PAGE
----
Backup Best Practices

Large organizations have the benefit of following plans created specifically for them when backing up their databases. For small to mid size organizations, they often have to rely on the expertise of their technical team.

When it comes to running backups on your data, there are several guidelines you  may want to consider to get the most from your cloud backup program. Keep these best practices in mind when running your backup so you can use the backup software as efficiently as possible.

There’s no need to waste time. Generally, avoid running backups of currently running databases, frequently changing files (such as logs or daily spreadsheets), caches and session files.

Save money and storage space by NOT compressing data before backup. When you compress the data, you re-save everything, whereas if you don’t, you’re only backing up the updated information. It’s also best practice to avoid risky local hard drives for backup and use shared networks or clouds instead.

If you actually need a backup of log files and databases then take a snapshot and have it backed up. Rotate the log files periodically so your disk space doesn’t get too full.

When you’re running your cloud backup program, one question you may be asking is how frequently to run your backup?

Backup frequency

To determine the frequency of file backup you need to consider three variables:
Criticality – How critical or important is this file for you? The level of importance this file holds for you largely determines how often you run a backup.
Data churn – Do your files have a high data churn rate? When your files are churned often, they invalidate the blocks, which are stored previously. Sometimes it’s more efficient to take snapshots of the files and then backup the snapshots – but first consider how critical the file is.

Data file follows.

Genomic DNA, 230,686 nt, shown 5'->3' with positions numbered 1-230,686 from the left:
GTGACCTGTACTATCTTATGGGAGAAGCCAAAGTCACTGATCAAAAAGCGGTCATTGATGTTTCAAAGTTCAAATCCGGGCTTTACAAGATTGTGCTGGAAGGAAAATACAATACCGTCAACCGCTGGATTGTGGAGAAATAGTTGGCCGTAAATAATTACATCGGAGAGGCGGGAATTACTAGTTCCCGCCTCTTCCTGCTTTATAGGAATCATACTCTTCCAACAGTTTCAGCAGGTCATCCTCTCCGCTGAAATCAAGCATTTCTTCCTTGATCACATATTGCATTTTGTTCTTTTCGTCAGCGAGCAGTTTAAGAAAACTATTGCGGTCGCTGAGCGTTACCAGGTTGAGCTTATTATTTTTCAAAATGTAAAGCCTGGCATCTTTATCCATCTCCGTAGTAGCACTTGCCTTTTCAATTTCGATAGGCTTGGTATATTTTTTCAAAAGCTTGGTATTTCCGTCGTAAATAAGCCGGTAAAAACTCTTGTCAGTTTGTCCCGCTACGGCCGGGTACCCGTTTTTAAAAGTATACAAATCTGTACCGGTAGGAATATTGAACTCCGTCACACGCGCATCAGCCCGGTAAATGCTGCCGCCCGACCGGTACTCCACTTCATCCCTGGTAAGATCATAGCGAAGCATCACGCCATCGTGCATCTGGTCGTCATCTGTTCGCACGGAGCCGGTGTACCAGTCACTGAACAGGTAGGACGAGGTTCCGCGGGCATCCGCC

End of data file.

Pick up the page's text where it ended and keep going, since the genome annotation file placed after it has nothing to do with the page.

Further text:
Size – How large is the file and how does the size impact your backup? Remember though that if speed for backup and restore is important, larger files take longer to complete the backup. So if possible, have large sized files backed up less often.

Effective restores

Periodically test your restores to ensure that data is saved as expected. Restoring destination needs to be considered because even though overwriting saves storage space, it can put your existing data at risk. Therefore take precautions, while restoring.

Encryption benefits and cost

Encryption keeps your data secure and obviously it is costly. The point to consider is a server set to encrypt data then all backups performed will be encrypted and you will not be able to remove it. Cloud backup applications are designed to handle the most challenging situations.